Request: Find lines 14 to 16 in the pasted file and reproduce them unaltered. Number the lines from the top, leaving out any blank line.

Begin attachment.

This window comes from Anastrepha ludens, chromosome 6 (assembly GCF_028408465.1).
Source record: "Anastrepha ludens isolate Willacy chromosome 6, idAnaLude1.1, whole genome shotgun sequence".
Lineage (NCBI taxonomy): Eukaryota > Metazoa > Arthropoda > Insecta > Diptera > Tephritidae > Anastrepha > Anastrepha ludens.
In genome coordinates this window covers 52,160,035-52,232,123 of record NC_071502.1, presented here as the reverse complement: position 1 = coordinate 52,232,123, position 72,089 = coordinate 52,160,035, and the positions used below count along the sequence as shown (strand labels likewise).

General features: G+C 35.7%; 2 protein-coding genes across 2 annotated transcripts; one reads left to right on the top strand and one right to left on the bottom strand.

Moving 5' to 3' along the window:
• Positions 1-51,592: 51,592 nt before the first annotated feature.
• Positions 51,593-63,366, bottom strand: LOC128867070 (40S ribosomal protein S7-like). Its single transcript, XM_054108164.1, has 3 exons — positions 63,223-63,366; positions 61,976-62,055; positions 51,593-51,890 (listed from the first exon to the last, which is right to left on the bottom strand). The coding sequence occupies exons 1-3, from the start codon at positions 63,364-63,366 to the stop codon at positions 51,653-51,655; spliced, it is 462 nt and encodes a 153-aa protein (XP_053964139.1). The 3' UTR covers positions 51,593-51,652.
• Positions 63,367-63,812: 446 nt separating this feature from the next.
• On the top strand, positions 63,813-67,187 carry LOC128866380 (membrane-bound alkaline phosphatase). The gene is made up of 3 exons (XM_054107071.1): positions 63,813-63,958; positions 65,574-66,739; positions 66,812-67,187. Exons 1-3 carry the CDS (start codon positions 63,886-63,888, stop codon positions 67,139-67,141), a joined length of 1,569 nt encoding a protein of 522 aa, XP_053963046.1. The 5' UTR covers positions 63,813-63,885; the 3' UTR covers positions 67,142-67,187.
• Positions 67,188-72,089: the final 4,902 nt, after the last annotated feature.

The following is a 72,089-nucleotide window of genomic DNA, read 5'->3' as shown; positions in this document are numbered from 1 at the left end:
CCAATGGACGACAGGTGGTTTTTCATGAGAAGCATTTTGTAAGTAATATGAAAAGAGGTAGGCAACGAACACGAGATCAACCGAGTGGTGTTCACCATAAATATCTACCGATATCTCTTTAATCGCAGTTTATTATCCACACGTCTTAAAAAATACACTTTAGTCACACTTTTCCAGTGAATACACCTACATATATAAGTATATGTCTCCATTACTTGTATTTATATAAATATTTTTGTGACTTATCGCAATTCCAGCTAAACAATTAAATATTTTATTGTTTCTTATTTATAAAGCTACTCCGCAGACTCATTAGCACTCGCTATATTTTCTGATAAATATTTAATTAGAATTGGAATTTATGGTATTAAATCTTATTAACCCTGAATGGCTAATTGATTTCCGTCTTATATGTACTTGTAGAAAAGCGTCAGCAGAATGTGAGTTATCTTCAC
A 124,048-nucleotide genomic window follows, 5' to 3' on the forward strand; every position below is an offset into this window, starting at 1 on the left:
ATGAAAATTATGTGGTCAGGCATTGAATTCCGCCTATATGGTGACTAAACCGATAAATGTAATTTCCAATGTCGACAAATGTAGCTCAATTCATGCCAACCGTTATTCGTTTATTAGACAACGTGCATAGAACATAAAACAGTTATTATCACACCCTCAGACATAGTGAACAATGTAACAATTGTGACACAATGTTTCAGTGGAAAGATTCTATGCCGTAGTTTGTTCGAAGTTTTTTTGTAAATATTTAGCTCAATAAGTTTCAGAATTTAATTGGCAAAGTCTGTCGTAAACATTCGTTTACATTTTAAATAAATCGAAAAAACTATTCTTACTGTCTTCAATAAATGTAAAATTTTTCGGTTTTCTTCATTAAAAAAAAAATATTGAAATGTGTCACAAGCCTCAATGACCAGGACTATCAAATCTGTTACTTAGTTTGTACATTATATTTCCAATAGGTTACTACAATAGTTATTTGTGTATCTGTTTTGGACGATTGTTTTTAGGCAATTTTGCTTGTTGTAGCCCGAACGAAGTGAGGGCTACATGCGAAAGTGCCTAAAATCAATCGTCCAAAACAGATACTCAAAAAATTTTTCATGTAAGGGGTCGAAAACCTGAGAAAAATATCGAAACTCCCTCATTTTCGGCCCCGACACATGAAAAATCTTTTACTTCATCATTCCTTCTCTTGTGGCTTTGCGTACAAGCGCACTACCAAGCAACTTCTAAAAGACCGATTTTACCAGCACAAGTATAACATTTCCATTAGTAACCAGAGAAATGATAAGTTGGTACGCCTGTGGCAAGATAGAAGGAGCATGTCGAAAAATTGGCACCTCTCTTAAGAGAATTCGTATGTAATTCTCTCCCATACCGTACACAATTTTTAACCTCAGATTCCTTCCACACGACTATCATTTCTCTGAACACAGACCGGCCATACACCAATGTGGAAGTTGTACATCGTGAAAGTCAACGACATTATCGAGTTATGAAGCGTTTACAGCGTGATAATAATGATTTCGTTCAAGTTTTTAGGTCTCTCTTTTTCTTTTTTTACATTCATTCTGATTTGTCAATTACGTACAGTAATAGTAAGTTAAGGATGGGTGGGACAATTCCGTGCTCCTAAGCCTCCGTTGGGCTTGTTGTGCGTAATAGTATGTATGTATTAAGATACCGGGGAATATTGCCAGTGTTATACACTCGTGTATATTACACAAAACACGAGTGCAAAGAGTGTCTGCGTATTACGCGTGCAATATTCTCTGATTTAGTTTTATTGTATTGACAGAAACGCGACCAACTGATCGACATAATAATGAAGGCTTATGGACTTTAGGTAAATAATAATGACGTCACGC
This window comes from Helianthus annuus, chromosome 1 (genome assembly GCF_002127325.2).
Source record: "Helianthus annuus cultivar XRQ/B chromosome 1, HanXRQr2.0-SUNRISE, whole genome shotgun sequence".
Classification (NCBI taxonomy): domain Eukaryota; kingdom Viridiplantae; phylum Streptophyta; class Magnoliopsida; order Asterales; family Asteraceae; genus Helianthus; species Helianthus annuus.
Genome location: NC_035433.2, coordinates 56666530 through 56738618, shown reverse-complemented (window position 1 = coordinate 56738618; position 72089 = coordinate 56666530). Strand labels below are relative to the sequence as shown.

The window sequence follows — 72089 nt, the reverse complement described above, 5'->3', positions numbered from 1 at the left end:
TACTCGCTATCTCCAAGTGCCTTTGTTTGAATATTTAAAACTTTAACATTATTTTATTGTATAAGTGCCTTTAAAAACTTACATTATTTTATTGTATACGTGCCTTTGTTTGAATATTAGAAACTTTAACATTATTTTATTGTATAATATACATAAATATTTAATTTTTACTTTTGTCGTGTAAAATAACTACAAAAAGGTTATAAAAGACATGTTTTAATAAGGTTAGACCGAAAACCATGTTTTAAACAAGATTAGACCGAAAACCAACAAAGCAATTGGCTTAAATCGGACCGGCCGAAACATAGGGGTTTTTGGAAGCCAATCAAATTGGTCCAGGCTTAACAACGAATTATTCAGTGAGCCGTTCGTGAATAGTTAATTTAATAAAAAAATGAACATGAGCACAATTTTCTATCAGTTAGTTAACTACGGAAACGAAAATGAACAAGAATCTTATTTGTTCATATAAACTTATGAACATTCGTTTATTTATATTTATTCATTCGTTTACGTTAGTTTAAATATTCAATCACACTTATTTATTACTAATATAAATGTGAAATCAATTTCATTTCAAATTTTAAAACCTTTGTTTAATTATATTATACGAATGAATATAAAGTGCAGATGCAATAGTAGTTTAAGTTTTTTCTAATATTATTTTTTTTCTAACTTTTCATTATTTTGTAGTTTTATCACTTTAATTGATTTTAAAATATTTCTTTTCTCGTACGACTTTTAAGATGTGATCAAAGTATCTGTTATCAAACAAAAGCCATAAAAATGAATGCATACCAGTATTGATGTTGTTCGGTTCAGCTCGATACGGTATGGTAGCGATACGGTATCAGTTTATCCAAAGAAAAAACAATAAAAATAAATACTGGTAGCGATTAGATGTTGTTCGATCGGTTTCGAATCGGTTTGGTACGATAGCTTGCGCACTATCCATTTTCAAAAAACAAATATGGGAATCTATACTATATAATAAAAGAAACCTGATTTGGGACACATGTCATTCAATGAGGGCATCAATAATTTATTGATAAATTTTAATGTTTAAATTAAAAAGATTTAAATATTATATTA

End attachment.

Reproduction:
A 124,048-nucleotide genomic window follows, 5' to 3' on the forward strand; every position below is an offset into this window, starting at 1 on the left:
ATGAAAATTATGTGGTCAGGCATTGAATTCCGCCTATATGGTGACTAAACCGATAAATGTAATTTCCAATGTCGACAAATGTAGCTCAATTCATGCCAACCGTTATTCGTTTATTAGACAACGTGCATAGAACATAAAACAGTTATTATCACACCCTCAGACATAGTGAACAATGTAACAATTGTGACACAATGTTTCAGTGGAAAGATTCTATGCCGTAGTTTGTTCGAAGTTTTTTTGTAAATATTTAGCTCAATAAGTTTCAGAATTTAATTGGCAAAGTCTGTCGTAAACATTCGTTTACATTTTAAATAAATCGAAAAAACTATTCTTACTGTCTTCAATAAATGTAAAATTTTTCGGTTTTCTTCATTAAAAAAAAAATATTGAAATGTGTCACAAGCCTCAATGACCAGGACTATCAAATCTGTTACTTAGTTTGTACATTATATTTCCAATAGGTTACTACAATAGTTATTTGTGTATCTGTTTTGGACGATTGTTTTTAGGCAATTTTGCTTGTTGTAGCCCGAACGAAGTGAGGGCTACATGCGAAAGTGCCTAAAATCAATCGTCCAAAACAGATACTCAAAAAATTTTTCATGTAAGGGGTCGAAAACCTGAGAAAAATATCGAAACTCCCTCATTTTCGGCCCCGACACATGAAAAATCTTTTACTTCATCATTCCTTCTCTTGTGGCTTTGCGTACAAGCGCACTACCAAGCAACTTCTAAAAGACCGATTTTACCAGCACAAGTATAACATTTCCATTAGTAACCAGAGAAATGATAAGTTGGTACGCCTGTGGCAAGATAGAAGGAGCATGTCGAAAAATTGGCACCTCTCTTAAGAGAATTCGTATGTAATTCTCTCCCATACCGTACACAATTTTTAACCTCAGATTCCTTCCACACGACTATCATTTCTCTGAACACAGACCGGCCATACACCAATGTGGAAGTTGTACATCGTGAAAGTCAACGACATTATCGAGTTATGAAGCGTTTACAGCGTGATAATAATGATTTCGTTCAAGTTTTTAGGTCTCTCTTTTTCTTTTTTTACATTCATTCTGATTTGTCAATTACGTACAGTAATAGTAAGTTAAGGATGGGTGGGACAATTCCGTGCTCCTAAGCCTCCGTTGGGCTTGTTGTGCGTAATAGTATGTATGTATTAAGATACCGGGGAATATTGCCAGTGTTATACACTCGTGTATATTACACAAAACACGAGTGCAAAGAGTGTCTGCGTATTACGCGTGCAATATTCTCTGATTTAGTTTTATTGTATTGACAGAAACGCGACCAACTGATCGACATAATAATGAAGGCTTATGGACTTTAGGTAAATAATAATGACGTCACGC
This window comes from Helianthus annuus, chromosome 1 (genome assembly GCF_002127325.2).